Jake Berry, the Truss-backing chairman of the Northern Research Group of Tory MPs, returned to Government after a two-year absence as minister without portfolio.

Ben Wallace will continue in the role of Defence Secretary, as he plays a vital role in supporting Volodymyr Zelensky in Ukraine’s fight against Vladimir Putin’s invasion.

Former transport minister Wendy Morton will attend Cabinet as chief whip, making her responsible for party discipline in the Commons.

Ms Truss was remaking the top of Government in her own image from No 10, after she began the sackings in her House of Commons office shortly after making her first speech as PM.

Mr Raab, who was justice secretary as well as second in command to Mr Johnson, had not expected to continue his run in Government, having been a vocal critic of Ms Truss.

The MP for Esher and Walton said: “I look forward to supporting the Government from the backbenches.”

Mr Shapps, who was replaced by former international trade secretary Anne-Marie Trevelyan, also tweeted his own exit as Transport Secretary but did not make the same remarks of support for the new Tory leader.

Instead, the Welwyn Hatfield MP said he looks forward to being “a strong, independent voice on the backbenches”.

Mr Eustice pledged to “offer scrutiny” from the backbenches as the Camborne and Redruth MP was sacked as environment secretary and replaced by trade minister Ranil Jayawardena.

Former chief whip Chris Heaton-Harris was appointed Northern Ireland Secretary, replacing Mr Sunak backer Shailesh Vara.

Mr Barclay, the MP for North East Cambridgeshire who had been health secretary for Mr Johnson’s final months in office, wished Ms Truss “every success for the future”.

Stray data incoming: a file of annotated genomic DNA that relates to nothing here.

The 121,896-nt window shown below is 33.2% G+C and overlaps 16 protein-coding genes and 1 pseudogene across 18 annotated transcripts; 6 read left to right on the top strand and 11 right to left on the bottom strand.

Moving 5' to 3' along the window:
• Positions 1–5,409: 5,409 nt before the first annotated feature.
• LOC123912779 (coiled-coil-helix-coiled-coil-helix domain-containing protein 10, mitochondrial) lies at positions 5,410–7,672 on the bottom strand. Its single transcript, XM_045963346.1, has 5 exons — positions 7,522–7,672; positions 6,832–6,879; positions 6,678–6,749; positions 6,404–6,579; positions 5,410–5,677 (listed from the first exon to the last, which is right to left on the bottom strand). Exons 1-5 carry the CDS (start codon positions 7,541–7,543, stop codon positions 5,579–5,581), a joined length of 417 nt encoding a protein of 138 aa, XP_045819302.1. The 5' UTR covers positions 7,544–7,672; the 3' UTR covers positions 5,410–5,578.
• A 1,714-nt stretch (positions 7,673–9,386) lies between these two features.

Priti Patel, who did not endorse any candidate, announced her departure on Monday before Ms Truss entered No 10 after her Home Office job was publicly linked with Ms Braverman.

Ms Braverman also ran for the Tory leadership, decrying what she termed “woke rubbish” and pledging to take the UK out of the European Convention on Human Rights.

Johnny Mercer, who did not say who he was backing in the race, said he was “disappointed” to be sacked as veterans’ affairs minister, but accepted the Prime Minister is “entitled to reward her supporters”.

The Plymouth Moor View MP also suggested he could quit the Commons, before his wife Felicity Cornelius-Mercer branded Ms Truss an “imbecile”.

Earlier, Nadine Dorries, who had backed Ms Truss, confirmed that she had been asked to stay on as culture secretary but had decided that she also would be returning to the backbenches.

She was replaced by Michelle Donelan, who spent 36 hours as Mr Johnson’s education secretary before resigning in his final hours before he agreed to stand down.

Mr Sunak, the former chancellor whose resignation helped trigger the downfall of Mr Johnson, has also made clear he did not expect to be offered a new job.

His supporters, however, have been urging Ms Truss to appoint an “inclusive” Cabinet and not simply surround herself with loyalists in the way that Mr Johnson was accused of doing.